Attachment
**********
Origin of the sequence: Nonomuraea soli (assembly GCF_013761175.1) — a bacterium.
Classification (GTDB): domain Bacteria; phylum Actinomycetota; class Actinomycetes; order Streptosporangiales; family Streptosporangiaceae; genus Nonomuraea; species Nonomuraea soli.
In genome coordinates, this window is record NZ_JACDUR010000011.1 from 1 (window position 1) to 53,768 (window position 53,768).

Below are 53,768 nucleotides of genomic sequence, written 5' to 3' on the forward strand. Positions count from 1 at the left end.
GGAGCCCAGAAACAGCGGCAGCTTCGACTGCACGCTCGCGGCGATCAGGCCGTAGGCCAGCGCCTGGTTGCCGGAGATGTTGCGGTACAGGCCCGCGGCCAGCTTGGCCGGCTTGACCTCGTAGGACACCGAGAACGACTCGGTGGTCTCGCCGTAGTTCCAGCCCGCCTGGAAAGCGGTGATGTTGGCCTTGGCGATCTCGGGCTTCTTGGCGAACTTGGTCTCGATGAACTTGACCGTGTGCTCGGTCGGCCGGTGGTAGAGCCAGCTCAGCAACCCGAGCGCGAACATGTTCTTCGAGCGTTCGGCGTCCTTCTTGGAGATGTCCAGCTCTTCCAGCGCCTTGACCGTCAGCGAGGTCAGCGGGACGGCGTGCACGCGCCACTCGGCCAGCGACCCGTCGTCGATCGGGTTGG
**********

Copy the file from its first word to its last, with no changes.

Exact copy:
Origin of the sequence: Nonomuraea soli (assembly GCF_013761175.1) — a bacterium.
Classification (GTDB): domain Bacteria; phylum Actinomycetota; class Actinomycetes; order Streptosporangiales; family Streptosporangiaceae; genus Nonomuraea; species Nonomuraea soli.
In genome coordinates, this window is record NZ_JACDUR010000011.1 from 1 (window position 1) to 53,768 (window position 53,768).

Below are 53,768 nucleotides of genomic sequence, written 5' to 3' on the forward strand. Positions count from 1 at the left end.
GGAGCCCAGAAACAGCGGCAGCTTCGACTGCACGCTCGCGGCGATCAGGCCGTAGGCCAGCGCCTGGTTGCCGGAGATGTTGCGGTACAGGCCCGCGGCCAGCTTGGCCGGCTTGACCTCGTAGGACACCGAGAACGACTCGGTGGTCTCGCCGTAGTTCCAGCCCGCCTGGAAAGCGGTGATGTTGGCCTTGGCGATCTCGGGCTTCTTGGCGAACTTGGTCTCGATGAACTTGACCGTGTGCTCGGTCGGCCGGTGGTAGAGCCAGCTCAGCAACCCGAGCGCGAACATGTTCTTCGAGCGTTCGGCGTCCTTCTTGGAGATGTCCAGCTCTTCCAGCGCCTTGACCGTCAGCGAGGTCAGCGGGACGGCGTGCACGCGCCACTCGGCCAGCGACCCGTCGTCGATCGGGTTGG